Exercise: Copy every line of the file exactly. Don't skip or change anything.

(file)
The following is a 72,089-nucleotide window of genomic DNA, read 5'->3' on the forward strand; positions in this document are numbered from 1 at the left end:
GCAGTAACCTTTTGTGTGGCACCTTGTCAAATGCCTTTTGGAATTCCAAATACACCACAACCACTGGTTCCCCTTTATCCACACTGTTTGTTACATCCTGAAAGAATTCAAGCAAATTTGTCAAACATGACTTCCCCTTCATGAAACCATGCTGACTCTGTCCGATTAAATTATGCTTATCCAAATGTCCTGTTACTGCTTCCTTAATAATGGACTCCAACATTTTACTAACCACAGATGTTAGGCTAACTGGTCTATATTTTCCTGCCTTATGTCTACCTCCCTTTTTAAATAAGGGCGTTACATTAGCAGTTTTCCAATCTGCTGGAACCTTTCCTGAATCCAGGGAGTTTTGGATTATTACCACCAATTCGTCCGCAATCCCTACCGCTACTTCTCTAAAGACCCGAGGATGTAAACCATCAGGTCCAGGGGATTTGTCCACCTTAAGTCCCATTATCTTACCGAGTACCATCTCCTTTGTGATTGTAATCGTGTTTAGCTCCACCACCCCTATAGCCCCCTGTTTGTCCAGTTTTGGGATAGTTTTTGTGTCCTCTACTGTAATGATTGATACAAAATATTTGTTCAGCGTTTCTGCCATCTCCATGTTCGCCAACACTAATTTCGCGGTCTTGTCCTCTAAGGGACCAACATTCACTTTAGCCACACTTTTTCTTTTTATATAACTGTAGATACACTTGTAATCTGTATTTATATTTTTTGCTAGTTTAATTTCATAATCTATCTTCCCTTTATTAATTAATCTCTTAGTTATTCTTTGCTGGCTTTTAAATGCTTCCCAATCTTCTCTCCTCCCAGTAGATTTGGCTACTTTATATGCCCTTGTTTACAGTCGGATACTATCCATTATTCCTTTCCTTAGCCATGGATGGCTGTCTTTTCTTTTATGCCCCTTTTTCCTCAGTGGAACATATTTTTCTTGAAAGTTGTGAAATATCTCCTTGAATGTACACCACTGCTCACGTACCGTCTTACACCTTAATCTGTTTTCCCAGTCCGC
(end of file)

The following is a 72,089-nucleotide window of genomic DNA, read 5'->3' on the forward strand; positions in this document are numbered from 1 at the left end:
GCAGTAACCTTTTGTGTGGCACCTTGTCAAATGCCTTTTGGAATTCCAAATACACCACAACCACTGGTTCCCCTTTATCCACACTGTTTGTTACATCCTGAAAGAATTCAAGCAAATTTGTCAAACATGACTTCCCCTTCATGAAACCATGCTGACTCTGTCCGATTAAATTATGCTTATCCAAATGTCCTGTTACTGCTTCCTTAATAATGGACTCCAACATTTTACTAACCACAGATGTTAGGCTAACTGGTCTATATTTTCCTGCCTTATGTCTACCTCCCTTTTTAAATAAGGGCGTTACATTAGCAGTTTTCCAATCTGCTGGAACCTTTCCTGAATCCAGGGAGTTTTGGATTATTACCACCAATTCGTCCGCAATCCCTACCGCTACTTCTCTAAAGACCCGAGGATGTAAACCATCAGGTCCAGGGGATTTGTCCACCTTAAGTCCCATTATCTTACCGAGTACCATCTCCTTTGTGATTGTAATCGTGTTTAGCTCCACCACCCCTATAGCCCCCTGTTTGTCCAGTTTTGGGATAGTTTTTGTGTCCTCTACTGTAATGATTGATACAAAATATTTGTTCAGCGTTTCTGCCATCTCCATGTTCGCCAACACTAATTTCGCGGTCTTGTCCTCTAAGGGACCAACATTCACTTTAGCCACACTTTTTCTTTTTATATAACTGTAGATACACTTGTAATCTGTATTTATATTTTTTGCTAGTTTAATTTCATAATCTATCTTCCCTTTATTAATTAATCTCTTAGTTATTCTTTGCTGGCTTTTAAATGCTTCCCAATCTTCTCTCCTCCCAGTAGATTTGGCTACTTTATATGCCCTTGTTTACAGTCGGATACTATCCATTATTCCTTTCCTTAGCCATGGATGGCTGTCTTTTCTTTTATGCCCCTTTTTCCTCAGTGGAACATATTTTTCTTGAAAGTTGTGAAATATCTCCTTGAATGTACACCACTGCTCACGTACCGTCTTACACCTTAATCTGTTTTCCCAGTCCGC